Introduction to Discrete Choice Modelling and MECS

Researching the transition from business as usual biomass cooking to modern energy cooking services in the MECS programme requires innovation and design of technology to facilitate that transition. To date very few consumers in DFID priority countries have adopted modern energy cooking services, and so it is not always easy to determine what parameters, designs, products, services are key to enabling the transition. Designers are faced with a range of decisions they need to make when designing technology or thinking about consumer value propositions and it is important that consumer opinions inform such decisions.


There are a number of approaches to design and product development. In order to help inform thinking within MECS, we propose a particular survey methodology that has worked well for Gamos. The survey technique is based on a discrete choice modelling approach as a means of exploring consumer preferences relating to cooking devices. Discrete choice modelling reports for six countries (Ghana, Kenya, Myanmar, Tanzania, Uganda, and Zambia) are already available on the MECS website. This working paper lays out the reasoning behind using Discrete Choice Modelling.

Discrete choice modelling – Ghana

The primary purpose of the Discrete Choice Modelling surveys was to explore people’s preferences regarding various aspects of the design and functionality of cooking devices. The survey has also been used to gather valuable data on cooking practices (e.g. the mix of fuels used and the timing of meals), and the quality of electricity supplies. Data on expenditure on cooking fuels is especially useful as this represents disposable income that can be substituted for modern fuel devices. The surveys were carried out by a team of enumerators as face to face interviews and responses were recorded using the Kobo Collect Android application on a tablet.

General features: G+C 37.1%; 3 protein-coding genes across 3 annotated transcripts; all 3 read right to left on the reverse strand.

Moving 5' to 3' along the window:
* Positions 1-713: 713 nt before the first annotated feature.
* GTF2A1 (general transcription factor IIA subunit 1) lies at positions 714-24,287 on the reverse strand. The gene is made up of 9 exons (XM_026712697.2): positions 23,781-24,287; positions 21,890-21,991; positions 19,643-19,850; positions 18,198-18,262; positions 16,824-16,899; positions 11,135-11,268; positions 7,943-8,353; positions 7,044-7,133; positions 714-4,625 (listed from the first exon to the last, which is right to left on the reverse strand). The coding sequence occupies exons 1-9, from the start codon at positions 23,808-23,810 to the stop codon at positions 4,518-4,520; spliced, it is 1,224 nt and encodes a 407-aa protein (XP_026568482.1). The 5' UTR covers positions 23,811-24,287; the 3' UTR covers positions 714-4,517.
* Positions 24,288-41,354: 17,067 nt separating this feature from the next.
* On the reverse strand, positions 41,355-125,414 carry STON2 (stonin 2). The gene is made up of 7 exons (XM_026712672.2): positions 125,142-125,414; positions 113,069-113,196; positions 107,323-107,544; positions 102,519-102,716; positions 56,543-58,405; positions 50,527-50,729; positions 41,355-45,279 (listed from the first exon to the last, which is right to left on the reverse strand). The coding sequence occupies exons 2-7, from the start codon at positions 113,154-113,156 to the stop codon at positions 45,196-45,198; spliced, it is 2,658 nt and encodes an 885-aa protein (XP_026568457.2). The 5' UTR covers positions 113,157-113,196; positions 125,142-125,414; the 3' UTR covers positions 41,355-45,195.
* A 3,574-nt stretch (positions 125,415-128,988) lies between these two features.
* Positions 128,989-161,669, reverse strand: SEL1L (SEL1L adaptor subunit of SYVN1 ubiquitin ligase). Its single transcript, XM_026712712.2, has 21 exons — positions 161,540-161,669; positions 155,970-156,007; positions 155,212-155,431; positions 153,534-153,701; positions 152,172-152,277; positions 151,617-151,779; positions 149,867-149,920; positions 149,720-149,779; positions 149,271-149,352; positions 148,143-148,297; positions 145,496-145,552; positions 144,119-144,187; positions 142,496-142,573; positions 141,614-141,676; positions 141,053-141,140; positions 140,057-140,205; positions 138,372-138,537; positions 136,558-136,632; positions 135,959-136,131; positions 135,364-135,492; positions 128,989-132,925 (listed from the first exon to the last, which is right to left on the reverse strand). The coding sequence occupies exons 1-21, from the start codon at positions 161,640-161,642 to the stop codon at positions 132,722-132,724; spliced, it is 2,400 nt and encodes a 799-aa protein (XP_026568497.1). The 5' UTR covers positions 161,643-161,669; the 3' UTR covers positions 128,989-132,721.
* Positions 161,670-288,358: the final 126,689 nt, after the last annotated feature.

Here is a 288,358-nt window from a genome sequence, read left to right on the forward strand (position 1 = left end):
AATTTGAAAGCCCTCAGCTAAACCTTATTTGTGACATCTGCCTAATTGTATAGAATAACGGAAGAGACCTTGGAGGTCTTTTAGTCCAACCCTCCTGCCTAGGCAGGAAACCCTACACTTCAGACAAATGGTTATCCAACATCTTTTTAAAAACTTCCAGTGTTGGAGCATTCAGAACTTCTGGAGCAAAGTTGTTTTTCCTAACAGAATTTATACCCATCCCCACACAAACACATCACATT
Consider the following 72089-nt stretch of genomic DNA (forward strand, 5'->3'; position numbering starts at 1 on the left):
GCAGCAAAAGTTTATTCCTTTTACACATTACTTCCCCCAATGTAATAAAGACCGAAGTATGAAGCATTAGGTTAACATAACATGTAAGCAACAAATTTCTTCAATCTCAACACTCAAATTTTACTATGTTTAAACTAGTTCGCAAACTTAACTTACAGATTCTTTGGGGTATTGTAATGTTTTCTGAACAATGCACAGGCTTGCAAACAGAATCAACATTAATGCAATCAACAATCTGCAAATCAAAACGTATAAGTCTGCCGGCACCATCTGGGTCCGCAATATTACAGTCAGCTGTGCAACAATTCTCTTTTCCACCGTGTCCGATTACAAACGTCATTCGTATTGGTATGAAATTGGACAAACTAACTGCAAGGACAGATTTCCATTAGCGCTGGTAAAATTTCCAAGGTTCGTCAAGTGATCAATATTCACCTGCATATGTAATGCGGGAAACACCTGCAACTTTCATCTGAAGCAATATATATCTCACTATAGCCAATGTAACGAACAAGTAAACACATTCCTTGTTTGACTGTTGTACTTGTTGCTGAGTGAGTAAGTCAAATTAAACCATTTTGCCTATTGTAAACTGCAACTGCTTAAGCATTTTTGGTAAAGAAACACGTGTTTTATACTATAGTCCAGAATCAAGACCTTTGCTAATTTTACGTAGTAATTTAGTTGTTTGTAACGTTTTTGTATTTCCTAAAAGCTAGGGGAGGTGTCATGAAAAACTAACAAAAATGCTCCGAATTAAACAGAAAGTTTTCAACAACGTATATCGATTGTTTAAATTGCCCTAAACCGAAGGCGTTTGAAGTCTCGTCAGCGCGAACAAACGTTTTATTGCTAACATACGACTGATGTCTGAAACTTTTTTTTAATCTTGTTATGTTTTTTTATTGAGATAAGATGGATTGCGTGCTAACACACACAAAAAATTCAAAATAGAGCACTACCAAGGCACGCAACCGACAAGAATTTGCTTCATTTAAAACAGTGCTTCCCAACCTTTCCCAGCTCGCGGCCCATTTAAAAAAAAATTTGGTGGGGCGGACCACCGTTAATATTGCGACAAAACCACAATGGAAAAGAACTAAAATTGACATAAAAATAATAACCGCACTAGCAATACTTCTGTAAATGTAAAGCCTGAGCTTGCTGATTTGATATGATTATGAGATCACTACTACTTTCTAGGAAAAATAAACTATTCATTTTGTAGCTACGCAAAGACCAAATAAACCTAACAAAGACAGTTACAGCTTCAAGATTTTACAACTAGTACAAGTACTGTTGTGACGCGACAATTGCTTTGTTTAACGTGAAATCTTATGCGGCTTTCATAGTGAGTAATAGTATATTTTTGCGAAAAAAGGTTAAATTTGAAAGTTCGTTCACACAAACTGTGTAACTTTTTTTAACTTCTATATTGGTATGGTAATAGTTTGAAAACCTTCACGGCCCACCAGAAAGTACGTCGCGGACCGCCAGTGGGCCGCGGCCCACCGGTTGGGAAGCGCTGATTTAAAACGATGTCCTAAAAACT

Activities in Kenya (LCT)

The foundation for MECS activities in Kenya was laid by the Low Cost Energy-Efficient Products for the Bottom of the Pyramid (LCT) project funded by DfID/UK Aid, EPSRC, RCUK & DECC (now BEIS) through the USES programme. A much deeper analysis of the data collected during this project was subsequently carried out during the MECS programme. The working papers and final reports from this re-analysis will be available here:

Activities in Tanzania, Zambia & Myanmar (Innovate)

The foundation for MECS activities in Tanzania, Myanmar and Zambia was laid by an Innovate UK, Gamos and UK Aid funded project designed to assess the opportunities and challenges that lay ahead for eCook (battery-supported cooking) in high impact potential markets. A much deeper analysis of the data collected during this project was subsequently carried out during the MECS programme. The working papers and final reports from this re-analysis will be available here:

Tanzania

Zambia

Myanmar

Mini-grid developers’ toolkit

This toolkit has been designed to support mini-grid developers to explore the opportunities for their customers to transition to cooking with electricity.